"A ghost?...Umm...What's a ghost?"
Aika's panicked expression quickly dropped into one of exasperation. Fina saw Vyse stifle a good natured chuckle—whether at her ignorance or Aika's reaction, she wasn't quite sure.
"Heh, it's been a while since you said something like that," the redhead muttered. She then screwed up her face as she struggled for an adequate definition, but the very thought of ghosts seemed to scramble her reasoning with a rush of fear. "A ghost is, umm, how should I explain this? Well, it's something very scary, that's for sure."
Fina glanced between Aika and Vyse. None of what Aika said had made anything clear, but she supposed that the terror in her friend's eyes was telling enough. "Really?" she said, furrowing her brow in worry. "Well if you're this scared, Aika, this 'ghost' must be something scary indeed."
"The two things I hate most right now are dirty old men and ghosts..." Aika grumbled.
Fina barely heard Vyse's attempts to calm Aika as an air of contemplation settled over her. In between black pirates, the armada, and the gigas, there was much to fear in the Skies. Even the vastness of the world itself gave her a chill of anxiety to accompany the wonder and freedom she felt. Without her friends, that vastness would be a mouth ready to swallow her up.
Home had always been close and small—a metal box in black space. For the first few years of her life, silence reigned over sounds of life. Like the open Skies, she was sometimes unsure if she found it to be a comfort. Sometimes, when she awoke in her glassy room at night, she would hear sounds that weren't there, couldn't be there: voices, thumps, scratches-noises that made her small heart pound loudly in her skull. When she told Elder Prime, he explained that the alien sounds were a side effect of living alone, that the human brain could stand silence only for so long before it began to make up things—noises, so it wouldn't break from loneliness.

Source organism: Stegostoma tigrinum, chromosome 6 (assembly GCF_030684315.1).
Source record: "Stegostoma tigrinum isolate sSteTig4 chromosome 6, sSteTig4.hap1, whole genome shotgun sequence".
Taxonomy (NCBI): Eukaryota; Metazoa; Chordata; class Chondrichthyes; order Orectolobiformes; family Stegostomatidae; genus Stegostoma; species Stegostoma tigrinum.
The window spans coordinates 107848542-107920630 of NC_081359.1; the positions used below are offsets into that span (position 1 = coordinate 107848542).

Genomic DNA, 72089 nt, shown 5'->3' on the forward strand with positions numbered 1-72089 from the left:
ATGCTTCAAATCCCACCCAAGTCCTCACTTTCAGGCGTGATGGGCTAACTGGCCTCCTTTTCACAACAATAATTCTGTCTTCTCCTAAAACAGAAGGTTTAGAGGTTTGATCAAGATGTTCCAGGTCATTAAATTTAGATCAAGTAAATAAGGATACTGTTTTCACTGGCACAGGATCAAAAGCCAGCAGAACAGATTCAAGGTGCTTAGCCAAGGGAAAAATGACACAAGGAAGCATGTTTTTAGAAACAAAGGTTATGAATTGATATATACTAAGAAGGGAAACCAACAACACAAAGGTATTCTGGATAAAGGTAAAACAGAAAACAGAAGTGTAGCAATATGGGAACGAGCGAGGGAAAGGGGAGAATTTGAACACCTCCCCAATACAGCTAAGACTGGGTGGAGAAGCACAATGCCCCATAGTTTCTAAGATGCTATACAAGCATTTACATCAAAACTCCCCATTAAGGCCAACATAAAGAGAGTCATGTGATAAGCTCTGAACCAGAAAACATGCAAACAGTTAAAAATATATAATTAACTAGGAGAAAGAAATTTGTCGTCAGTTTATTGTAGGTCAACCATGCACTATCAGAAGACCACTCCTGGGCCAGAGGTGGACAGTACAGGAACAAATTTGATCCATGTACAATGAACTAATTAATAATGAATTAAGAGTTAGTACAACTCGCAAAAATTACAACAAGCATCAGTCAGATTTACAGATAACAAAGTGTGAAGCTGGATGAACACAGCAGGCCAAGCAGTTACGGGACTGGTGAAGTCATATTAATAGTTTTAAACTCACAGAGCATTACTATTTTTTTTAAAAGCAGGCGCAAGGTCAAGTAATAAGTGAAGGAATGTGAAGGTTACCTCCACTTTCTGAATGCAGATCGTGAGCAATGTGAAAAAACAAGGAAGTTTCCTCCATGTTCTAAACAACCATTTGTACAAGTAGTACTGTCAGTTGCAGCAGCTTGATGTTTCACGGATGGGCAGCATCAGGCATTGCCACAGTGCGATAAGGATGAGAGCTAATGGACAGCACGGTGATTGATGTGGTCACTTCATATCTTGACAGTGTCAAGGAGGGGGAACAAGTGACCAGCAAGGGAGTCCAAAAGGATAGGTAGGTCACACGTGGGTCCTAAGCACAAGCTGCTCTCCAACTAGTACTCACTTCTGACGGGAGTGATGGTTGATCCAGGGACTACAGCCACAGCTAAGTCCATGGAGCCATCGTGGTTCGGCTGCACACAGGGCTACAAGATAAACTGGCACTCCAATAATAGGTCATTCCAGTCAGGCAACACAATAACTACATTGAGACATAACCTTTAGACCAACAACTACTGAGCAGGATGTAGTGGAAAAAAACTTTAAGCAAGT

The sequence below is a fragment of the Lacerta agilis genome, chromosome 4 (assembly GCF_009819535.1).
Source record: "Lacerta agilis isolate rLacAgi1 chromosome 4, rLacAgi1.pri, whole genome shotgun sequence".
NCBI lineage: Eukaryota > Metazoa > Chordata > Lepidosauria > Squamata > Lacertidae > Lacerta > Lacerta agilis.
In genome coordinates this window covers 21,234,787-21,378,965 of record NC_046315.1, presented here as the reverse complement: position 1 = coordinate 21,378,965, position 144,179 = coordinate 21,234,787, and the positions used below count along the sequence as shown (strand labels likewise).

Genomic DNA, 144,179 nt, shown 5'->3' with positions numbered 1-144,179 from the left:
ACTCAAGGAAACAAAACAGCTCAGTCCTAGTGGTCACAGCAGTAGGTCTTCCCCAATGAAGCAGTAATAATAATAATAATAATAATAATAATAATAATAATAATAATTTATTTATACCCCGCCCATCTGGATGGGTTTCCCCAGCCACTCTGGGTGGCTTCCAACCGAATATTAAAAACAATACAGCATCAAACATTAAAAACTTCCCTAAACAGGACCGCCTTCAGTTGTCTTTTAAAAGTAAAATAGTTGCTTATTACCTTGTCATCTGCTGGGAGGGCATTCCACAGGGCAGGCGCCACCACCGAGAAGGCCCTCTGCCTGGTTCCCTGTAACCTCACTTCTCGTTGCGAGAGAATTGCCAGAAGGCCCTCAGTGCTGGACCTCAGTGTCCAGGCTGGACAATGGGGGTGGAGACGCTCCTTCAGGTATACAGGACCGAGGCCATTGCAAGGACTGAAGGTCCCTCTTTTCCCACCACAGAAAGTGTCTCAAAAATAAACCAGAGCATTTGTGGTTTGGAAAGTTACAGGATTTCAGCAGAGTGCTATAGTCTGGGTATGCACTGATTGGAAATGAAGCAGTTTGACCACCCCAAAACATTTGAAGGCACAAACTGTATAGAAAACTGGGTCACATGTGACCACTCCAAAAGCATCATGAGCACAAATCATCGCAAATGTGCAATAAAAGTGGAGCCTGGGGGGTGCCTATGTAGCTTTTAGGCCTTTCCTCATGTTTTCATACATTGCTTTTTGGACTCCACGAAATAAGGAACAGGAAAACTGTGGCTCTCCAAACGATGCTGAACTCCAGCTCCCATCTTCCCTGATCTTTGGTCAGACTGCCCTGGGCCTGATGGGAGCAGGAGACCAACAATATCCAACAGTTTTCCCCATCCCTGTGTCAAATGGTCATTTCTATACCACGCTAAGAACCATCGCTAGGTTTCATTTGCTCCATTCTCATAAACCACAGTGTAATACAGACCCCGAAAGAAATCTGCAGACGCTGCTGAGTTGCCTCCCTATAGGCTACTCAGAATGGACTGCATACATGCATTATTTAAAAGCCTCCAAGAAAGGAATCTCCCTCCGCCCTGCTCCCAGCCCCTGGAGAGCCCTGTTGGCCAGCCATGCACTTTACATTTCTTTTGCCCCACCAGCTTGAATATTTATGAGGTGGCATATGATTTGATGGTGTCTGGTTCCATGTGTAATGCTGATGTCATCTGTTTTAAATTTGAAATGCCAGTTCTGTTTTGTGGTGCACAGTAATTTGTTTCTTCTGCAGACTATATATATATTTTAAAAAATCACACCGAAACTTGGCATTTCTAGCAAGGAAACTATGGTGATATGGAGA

"What happens if nothing breaks the silence?" Fina had asked.
"Bad things. Things you're too young to know. The mind is a powerful thing, Fina, and sometimes it can turn on you. If anything, know this."
He then advised her to have Cupil hum her to sleep, even though the bad things shouldn't ever happen to her. Wouldn't ever happen to her. But to whom did they happen so that the Elder would know? Whose voices did her brain try to imagine breaking the silence?
Once, she told Cupil to stop humming, and simply listened.
They came as the shuffling of feet, and then quiet mumblings, incoherent but melancholy, then desperate. They built into a low buzz, men and women, it seemed, murmuring, sighing, sobbing. Something scratched at the walls with their nails, the metallic rasps like desperate whimpers. Then it struck her: why were there so few in the Shrine? Why was it so quiet? What made it quiet when it looked as though it had once housed many? The airless mass of space seemed to press its weight against her window. Her people came from the Skies. Humans weren't meant to live alone in the darkness. How many found themselves lost to the bad things that came with the silence? How many followed the voices that weren't there?
Fina drew herself out of her reverie to find herself shaking, and pulled herself together before her friends noticed. She now understood Aika's fear of the man in the mists of such an empty, quiet place made dead by tragedy. That's what ghosts were, she supposed: sound where there should be silence.